If so, then you while you have disk utility open (while booted from the recovery partition), check to see what Disk Utility shows for the S.M.A.R.T status of your drive. If that shows as verified, you likely have disk directory corruption which can be repaired by backing up and reformatting the old drive. If it does not show as verified, your drive is physically failing and needs to be replaced.

    In either case, get an external USB drive and use Disk Utility to reformat it as Apple Extended Format (Journalled). Set it to One partition and check the partition options to make sure the partition map is GUID.

    Once that is done, use the Recover tab in Disk Utility to recover your existing internal drive to your external drive. Unless your internal drive is completely foozled, this should backup all your data to the external drive.

    Once you have done that, reboot while holding down the Option key to bring up the boot picker and see if your external drive shows as bootable. If it does, try booting from it and make sure all your data is there.

    If the external is bootable and the S.M.A.R.T. status of your old drive is Verified, then reboot into the recovery partition on the original drive (by holding down command-R) and this time reformat the internal drive and then restore back from the external drive.

    If the S.M.A.R.T. status is not verified, post back and we will give you instructions on replacing your drive.
  5. Hanamus thread starter macrumors newbie

    Nov 26, 2015
    To be clear that I fully understand, the Disk Utility prompts me with this message from the Recovery Partition:

    "Disk Utility stopped repairing "Macintosh HD". Disk Utility can't repair this disk. Back up as many of your files as possible, reformat the disk, and restore your backed-up files."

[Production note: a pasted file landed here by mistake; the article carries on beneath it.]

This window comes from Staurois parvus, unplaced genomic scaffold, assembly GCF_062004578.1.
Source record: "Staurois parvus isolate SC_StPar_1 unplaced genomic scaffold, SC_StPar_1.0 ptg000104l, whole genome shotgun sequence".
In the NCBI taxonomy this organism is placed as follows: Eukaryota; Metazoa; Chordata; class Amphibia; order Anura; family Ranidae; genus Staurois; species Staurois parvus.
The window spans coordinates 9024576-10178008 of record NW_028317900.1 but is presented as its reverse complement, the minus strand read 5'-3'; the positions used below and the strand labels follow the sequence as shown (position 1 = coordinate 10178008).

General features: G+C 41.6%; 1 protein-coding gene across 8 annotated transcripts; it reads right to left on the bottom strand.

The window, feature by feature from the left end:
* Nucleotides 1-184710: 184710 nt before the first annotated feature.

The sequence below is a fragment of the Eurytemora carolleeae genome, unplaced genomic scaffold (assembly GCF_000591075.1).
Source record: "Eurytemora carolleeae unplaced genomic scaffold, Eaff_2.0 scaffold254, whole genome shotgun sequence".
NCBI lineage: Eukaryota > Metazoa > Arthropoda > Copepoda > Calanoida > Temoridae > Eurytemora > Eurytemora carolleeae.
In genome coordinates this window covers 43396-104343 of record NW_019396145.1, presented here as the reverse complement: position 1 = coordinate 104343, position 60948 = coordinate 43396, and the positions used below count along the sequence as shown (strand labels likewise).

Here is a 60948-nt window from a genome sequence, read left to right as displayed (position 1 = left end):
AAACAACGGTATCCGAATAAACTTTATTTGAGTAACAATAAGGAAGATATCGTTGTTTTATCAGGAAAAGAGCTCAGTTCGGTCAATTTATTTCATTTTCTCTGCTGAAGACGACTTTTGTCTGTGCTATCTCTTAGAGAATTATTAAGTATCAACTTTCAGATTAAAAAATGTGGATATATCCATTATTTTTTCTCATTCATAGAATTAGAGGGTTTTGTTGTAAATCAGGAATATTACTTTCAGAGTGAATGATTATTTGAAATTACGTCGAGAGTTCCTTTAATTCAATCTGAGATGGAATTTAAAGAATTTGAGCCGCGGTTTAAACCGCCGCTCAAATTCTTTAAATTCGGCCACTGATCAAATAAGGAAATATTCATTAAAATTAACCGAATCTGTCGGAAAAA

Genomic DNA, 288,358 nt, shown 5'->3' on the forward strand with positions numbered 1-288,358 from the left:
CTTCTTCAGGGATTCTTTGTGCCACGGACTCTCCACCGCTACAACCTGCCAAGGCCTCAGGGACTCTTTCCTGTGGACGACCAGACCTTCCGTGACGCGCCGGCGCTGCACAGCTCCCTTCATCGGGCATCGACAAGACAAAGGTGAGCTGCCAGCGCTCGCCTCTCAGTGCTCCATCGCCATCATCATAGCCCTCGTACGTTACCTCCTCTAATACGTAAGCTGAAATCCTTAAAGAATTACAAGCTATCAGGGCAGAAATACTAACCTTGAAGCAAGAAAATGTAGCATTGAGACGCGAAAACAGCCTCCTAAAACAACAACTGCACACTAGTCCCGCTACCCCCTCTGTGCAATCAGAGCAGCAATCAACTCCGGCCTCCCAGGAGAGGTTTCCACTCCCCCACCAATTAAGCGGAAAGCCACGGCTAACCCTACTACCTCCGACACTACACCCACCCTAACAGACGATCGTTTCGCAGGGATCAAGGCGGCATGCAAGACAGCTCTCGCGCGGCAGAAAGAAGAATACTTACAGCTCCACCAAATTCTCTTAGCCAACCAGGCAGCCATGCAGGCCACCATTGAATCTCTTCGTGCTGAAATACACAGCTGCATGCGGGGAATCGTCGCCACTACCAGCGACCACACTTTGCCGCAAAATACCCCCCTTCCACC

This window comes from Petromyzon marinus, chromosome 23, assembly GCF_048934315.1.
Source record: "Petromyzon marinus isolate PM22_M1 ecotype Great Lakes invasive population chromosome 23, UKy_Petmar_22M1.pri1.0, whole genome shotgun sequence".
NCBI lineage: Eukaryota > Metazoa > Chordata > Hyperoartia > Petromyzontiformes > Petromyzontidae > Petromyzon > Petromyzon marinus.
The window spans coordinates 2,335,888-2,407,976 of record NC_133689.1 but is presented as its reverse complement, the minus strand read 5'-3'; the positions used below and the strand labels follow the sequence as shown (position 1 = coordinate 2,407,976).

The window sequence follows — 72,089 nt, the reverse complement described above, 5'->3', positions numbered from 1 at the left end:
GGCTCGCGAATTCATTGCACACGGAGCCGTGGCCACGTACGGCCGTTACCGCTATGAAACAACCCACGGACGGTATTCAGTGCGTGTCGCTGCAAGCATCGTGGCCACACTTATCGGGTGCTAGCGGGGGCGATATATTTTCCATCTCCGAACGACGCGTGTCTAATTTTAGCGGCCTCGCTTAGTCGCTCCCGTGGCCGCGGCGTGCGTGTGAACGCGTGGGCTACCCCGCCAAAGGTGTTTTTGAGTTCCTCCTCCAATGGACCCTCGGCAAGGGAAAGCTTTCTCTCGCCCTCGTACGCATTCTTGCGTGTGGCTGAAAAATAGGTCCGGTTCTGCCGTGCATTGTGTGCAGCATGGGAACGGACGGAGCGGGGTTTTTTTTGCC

If this is what you're referring to, JohnDS, then what you are telling me (as a solution) is exactly what Apple Support told me I couldn't do. The guy had no clue what I was talking about when I said I would back up, as a last ditch effort, the internal hard drive from Disk Utility. Crazy he had not encountered the option in his experience.

    I say last ditch effort because I have two 500 GB drives which are filled to the brim with data. I would have to move around and delete thousands of files, a real sob story I'm sure. So I'm planning to start this effort or wait for the funds to purchase a new external hard drive. (That is, if this issue on my Mac is not time-sensitive.)

    In the meantime, I'm wondering if there is a solution that keeps me from having to remove data from the internal drive, like with this idea to reinstall Yosemite from a USB, or some magical terminal command that I'm unaware of. But I'm starting to think that this is wishful thinking.

    As a side note, the only thing I don't fully grasp from your reply is how to check the S.M.A.R.T. status. It would be good to know if and when I back everything up.

    Thanks for sharing input,
  6. JohnDS macrumors 65816

    Oct 25, 2015
    Unless your internal drive is an SSD, or you are running El Capitan, when you click on the hard drive icon in the upper left corner of the Disk Utility window, the S.M.A.R.T. status should be shown at the bottom right. See: for a picture.

    Regardless, if Disk Utility will not repair your drive, you have only two options:

    1. Backup the drive and reformat, or
    2. Buy a more powerful third party disk repair utility, like Disk Warrior (